Altuve's record night not enough for Astros

Houston fans 17 times vs. Kluber, Tribe bullpen

Altuve's record night not enough for Astros

HOUSTON -- Astros second baseman Jose Altuve would have undoubtedly traded a hitless night for a win.

Altuve set a franchise record for most hits in a season by coming up with his 211th hit of the year in the seventh inning, surpassing the previous record of 210 set by Craig Biggio in 1998, in the Astros' 4-2 loss to the Indians on Tuesday night at Minute Maid Park.

Indians starter Corey Kluber was dominant, striking out a career-high 14 batters in seven innings. The only Astros batter he didn't strike out was Altuve, who went 2-for-5 for his sixth consecutive multi-hit game. Kluber is the first Indians pitcher to strike out 14 since Bartolo Colon in 1998.

"Like I told some of the coaches in there, it was probably one of the better games I've ever seen pitched," Astros interim manager Tom Lawless said of Kluber's start. "He was pretty good. He was real good. You tip your hat to him. He's a Major League pitcher, he's one of the best. We battled with him a long time. We were in the game and had an opportunity in the [third] inning to put a couple of runs across, but he made pitches there that he needed to make."

After going 0-for-2 in his first two at-bats, Altuve tied Biggio by hitting a double to left field in the fifth inning off Kluber for hit No. 210. With the crowd on its feet in the seventh, he rolled a single up the middle for his 211th hit.

"I want to thank all the fans at the field supporting me and supporting the team," Altuve said. "We're having a good season. We're playing good and if I can keep getting hits and getting on base and helping my team to win, I'm going to feel really happy."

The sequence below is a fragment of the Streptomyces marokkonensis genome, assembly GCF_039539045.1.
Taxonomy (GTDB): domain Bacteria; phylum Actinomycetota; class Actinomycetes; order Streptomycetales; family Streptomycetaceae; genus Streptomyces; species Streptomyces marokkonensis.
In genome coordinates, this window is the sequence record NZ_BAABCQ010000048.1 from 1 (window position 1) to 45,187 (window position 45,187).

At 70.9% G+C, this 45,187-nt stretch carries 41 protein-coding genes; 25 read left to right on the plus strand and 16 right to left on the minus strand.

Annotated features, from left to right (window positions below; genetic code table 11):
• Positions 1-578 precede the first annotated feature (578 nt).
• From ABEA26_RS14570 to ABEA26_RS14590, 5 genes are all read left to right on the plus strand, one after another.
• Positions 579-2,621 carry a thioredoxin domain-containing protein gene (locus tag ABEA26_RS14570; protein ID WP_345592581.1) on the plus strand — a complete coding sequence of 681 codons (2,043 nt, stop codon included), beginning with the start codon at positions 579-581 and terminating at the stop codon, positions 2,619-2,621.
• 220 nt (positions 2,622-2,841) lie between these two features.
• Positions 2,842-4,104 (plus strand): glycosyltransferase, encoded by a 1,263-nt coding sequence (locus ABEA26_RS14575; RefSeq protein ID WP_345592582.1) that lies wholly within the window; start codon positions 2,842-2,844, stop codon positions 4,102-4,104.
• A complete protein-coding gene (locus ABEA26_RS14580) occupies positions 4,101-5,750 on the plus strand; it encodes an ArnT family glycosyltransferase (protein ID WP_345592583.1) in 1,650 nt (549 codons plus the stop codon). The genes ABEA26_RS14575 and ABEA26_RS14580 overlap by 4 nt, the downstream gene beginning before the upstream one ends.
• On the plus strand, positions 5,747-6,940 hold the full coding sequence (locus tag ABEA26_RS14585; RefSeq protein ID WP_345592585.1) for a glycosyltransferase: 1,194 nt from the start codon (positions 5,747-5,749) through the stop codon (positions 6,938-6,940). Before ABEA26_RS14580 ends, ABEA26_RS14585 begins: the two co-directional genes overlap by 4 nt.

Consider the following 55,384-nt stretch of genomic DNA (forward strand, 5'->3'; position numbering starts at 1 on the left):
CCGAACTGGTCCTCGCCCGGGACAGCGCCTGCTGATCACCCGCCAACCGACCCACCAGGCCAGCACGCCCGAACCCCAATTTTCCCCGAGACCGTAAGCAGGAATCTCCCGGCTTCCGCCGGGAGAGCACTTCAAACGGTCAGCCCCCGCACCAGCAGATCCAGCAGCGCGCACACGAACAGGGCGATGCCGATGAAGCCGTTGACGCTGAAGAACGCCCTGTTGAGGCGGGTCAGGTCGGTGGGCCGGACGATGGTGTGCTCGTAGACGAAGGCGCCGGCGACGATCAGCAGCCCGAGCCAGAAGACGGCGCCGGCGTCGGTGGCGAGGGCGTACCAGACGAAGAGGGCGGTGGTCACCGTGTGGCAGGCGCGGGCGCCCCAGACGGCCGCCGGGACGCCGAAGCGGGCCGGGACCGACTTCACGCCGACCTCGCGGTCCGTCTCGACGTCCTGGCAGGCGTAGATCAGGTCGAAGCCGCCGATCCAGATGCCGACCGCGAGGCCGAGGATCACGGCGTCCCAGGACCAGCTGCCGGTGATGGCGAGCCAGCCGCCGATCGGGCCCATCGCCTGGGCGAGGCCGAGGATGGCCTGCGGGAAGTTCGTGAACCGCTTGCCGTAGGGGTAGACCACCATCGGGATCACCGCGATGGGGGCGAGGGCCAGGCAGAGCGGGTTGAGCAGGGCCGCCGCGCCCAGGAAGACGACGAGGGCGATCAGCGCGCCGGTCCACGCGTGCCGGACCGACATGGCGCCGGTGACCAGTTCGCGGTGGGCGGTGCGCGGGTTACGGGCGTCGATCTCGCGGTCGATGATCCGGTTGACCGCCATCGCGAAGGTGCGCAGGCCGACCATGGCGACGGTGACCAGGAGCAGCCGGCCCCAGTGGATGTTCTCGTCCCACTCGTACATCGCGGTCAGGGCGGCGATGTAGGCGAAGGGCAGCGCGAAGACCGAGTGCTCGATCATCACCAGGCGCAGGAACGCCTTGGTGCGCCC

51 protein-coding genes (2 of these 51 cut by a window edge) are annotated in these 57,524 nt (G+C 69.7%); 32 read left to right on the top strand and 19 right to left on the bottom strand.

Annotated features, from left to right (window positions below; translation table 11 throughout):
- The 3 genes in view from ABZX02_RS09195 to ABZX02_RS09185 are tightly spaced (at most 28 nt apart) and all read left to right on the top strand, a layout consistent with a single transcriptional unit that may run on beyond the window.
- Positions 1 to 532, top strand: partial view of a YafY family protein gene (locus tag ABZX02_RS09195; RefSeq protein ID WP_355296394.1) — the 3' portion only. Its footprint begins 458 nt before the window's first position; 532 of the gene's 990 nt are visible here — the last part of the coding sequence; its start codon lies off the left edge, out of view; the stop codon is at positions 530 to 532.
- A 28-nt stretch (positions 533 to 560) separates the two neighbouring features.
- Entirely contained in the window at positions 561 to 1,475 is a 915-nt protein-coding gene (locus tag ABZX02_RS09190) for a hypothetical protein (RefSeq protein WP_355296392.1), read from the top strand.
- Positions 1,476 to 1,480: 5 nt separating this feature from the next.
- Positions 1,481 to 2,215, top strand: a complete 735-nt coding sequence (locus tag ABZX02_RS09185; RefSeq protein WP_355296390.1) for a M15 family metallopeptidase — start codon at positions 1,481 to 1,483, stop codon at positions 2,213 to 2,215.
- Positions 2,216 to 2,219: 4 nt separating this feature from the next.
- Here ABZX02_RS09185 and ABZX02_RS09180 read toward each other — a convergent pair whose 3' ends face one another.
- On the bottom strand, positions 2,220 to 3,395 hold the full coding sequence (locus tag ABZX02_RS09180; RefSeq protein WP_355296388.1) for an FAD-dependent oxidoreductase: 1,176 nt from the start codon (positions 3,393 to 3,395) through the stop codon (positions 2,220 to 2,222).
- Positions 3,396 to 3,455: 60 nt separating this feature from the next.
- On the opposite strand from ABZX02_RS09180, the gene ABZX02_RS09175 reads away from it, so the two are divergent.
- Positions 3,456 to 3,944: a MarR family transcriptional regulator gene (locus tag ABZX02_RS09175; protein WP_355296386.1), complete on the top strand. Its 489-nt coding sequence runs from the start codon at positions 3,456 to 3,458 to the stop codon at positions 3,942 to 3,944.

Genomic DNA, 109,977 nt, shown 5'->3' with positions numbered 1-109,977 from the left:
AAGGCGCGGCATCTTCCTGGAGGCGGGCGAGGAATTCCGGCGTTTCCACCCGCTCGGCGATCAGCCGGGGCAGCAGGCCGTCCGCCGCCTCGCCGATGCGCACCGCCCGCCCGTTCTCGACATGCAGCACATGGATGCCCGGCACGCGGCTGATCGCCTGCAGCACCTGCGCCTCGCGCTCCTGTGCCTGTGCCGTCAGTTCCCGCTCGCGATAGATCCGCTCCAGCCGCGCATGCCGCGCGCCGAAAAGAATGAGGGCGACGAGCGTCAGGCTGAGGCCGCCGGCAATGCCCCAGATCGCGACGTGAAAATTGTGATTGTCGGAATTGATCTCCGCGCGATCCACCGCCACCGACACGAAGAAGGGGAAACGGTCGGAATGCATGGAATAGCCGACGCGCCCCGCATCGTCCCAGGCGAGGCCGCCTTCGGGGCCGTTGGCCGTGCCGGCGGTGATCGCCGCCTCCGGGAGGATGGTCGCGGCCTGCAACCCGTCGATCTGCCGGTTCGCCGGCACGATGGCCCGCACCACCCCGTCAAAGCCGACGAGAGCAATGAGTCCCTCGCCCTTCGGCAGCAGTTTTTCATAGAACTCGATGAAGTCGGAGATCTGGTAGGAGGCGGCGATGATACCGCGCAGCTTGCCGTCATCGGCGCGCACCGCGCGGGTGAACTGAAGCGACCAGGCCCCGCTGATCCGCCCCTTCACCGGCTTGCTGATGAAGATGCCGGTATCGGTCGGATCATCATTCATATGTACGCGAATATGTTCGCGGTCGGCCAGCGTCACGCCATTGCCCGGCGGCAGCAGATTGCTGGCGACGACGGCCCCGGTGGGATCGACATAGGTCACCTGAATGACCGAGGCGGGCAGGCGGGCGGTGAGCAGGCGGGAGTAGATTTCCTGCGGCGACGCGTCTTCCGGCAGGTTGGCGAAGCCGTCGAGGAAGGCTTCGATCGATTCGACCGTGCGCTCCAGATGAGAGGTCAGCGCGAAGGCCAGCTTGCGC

Kluber pitched out of a bases-loaded jam in the fourth, striking out Alex Presley and Gregorio Petit to end the inning. The Astros tied a season high by striking out 17 times, with even Altuve striking out in his final at-bat against reliever Cody Allen.

"He [Kluber] definitely wasn't going to give in to us," Presley said. "The pitches I swung at that I struck out on were balls in that at-bat. He worked off the fastball in and the cutter, slider thing or whatever that is he has, it's hard. He did a good job of that, keeping you guessing. He makes you feel uncomfortable with the fastball."

Astros rookie Nick Tropeano, making his second career start, worked five innings and held the Indians to two runs (one earned) and four hits in five innings.

"I think he worked way too many deep counts tonight," Lawless said. "He was in a lot of deep counts, 3-0, 3-1 counts. It's hard to do that. That's what he told me when I told him he was done after five, was 'Just way too many deep counts.' I said, 'Yes.' Up here it's hard to pitch like that."

Tropeano gave up a bloop single to Michael Bourn to start the game, and he scored on a groundout by Carlos Santana. The Indians took the lead in the fourth when Lonnie Chisenhall scored from first base on a single by Yan Gomes that was misplayed in left field by Robbie Grossman for an unearned run.

Gomes lined a 1-1 pitch into the Crawford Boxes in the sixth inning off Darin Downs for a two-run homer that put the Indians ahead, 4-1. That was more than enough breathing room for Kluber.

"I think he understands the game really well and pitching to the scoreboard," Indians manager Terry Francona said. "There were times tonight we needed strikeouts, not just outs."

Brian McTaggart is a reporter for MLB.com and writes an MLBlog, Tag's Lines. Follow @brianmctaggart on Twitter. This story was not subject to the approval of Major League Baseball or its clubs.